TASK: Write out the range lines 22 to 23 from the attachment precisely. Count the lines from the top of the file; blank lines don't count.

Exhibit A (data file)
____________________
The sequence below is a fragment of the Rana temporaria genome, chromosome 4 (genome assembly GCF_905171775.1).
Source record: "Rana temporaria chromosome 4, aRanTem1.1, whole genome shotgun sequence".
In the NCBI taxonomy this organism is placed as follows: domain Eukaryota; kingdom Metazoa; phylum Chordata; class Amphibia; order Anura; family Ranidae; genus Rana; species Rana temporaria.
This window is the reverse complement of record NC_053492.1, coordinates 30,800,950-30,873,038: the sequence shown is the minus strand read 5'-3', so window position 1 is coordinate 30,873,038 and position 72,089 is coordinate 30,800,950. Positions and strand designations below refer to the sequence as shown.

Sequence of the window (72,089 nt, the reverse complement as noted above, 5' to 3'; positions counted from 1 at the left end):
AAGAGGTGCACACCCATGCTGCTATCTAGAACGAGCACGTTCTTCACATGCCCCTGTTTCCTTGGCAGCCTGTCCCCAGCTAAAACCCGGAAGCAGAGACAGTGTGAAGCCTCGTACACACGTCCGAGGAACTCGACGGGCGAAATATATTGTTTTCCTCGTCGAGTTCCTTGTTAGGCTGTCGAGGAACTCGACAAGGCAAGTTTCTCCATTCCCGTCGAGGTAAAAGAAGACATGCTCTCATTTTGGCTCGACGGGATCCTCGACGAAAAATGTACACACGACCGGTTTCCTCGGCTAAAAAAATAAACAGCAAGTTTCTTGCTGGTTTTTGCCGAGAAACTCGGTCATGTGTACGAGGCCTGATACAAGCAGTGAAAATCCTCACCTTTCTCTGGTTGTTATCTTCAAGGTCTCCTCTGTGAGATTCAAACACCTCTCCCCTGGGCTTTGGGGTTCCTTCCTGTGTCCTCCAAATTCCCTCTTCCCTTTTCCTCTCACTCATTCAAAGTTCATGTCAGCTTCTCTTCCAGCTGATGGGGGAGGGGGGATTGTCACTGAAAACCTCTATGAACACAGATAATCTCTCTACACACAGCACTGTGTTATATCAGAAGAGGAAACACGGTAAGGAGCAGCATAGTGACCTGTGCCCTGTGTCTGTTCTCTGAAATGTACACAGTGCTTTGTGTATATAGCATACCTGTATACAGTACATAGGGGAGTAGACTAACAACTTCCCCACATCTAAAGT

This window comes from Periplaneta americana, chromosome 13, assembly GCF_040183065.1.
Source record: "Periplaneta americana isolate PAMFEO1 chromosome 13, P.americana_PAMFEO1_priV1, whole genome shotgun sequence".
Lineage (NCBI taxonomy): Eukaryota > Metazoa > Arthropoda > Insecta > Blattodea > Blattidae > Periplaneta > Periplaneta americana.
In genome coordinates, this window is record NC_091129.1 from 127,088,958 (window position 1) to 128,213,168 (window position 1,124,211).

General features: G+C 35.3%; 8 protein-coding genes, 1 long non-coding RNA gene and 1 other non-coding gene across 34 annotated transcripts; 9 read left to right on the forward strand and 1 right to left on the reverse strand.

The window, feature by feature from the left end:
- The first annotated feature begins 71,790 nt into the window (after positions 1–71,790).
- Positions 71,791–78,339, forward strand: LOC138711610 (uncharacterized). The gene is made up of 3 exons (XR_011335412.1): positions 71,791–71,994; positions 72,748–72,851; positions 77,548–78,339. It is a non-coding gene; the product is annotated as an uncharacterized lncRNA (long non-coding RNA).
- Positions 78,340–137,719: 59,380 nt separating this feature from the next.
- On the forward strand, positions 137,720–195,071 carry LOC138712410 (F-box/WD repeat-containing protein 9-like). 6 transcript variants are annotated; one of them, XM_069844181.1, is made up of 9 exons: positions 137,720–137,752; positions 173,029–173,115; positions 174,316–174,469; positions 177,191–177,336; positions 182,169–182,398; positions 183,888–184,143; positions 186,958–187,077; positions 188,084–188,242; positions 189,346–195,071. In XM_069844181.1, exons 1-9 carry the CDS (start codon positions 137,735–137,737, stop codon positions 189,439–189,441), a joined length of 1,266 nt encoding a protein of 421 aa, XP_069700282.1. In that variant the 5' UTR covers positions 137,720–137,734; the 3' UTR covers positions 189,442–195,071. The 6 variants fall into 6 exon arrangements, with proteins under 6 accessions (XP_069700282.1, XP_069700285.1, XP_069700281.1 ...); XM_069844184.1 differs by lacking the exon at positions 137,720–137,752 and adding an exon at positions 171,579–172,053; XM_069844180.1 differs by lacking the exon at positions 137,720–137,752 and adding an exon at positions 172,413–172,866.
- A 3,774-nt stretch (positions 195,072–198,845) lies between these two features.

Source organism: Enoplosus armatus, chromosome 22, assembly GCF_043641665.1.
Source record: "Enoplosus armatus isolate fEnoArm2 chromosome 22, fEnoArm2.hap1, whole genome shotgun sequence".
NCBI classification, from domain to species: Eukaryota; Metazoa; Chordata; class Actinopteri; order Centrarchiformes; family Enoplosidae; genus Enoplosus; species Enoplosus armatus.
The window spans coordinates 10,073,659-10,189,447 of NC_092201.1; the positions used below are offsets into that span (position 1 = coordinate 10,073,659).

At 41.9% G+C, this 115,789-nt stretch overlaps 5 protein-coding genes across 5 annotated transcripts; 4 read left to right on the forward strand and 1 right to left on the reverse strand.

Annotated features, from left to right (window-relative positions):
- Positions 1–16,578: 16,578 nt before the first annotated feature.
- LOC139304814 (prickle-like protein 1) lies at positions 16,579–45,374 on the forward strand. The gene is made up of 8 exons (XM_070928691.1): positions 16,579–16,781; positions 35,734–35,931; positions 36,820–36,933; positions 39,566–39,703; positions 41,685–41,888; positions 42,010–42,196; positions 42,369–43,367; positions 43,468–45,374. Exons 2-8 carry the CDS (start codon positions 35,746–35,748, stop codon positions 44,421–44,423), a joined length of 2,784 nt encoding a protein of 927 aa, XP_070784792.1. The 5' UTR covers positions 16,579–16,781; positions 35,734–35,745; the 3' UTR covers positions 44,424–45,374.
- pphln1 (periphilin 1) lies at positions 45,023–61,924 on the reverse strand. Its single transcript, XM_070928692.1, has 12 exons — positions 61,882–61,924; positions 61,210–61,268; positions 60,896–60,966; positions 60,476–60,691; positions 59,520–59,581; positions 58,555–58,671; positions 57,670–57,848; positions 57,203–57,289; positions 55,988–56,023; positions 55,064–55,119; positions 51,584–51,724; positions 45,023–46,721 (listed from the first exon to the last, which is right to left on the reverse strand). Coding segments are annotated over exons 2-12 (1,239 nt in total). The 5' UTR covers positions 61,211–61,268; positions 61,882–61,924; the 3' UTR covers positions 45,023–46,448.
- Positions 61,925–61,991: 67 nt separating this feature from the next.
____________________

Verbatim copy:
At 41.9% G+C, this 115,789-nt stretch overlaps 5 protein-coding genes across 5 annotated transcripts; 4 read left to right on the forward strand and 1 right to left on the reverse strand.

Annotated features, from left to right (window-relative positions):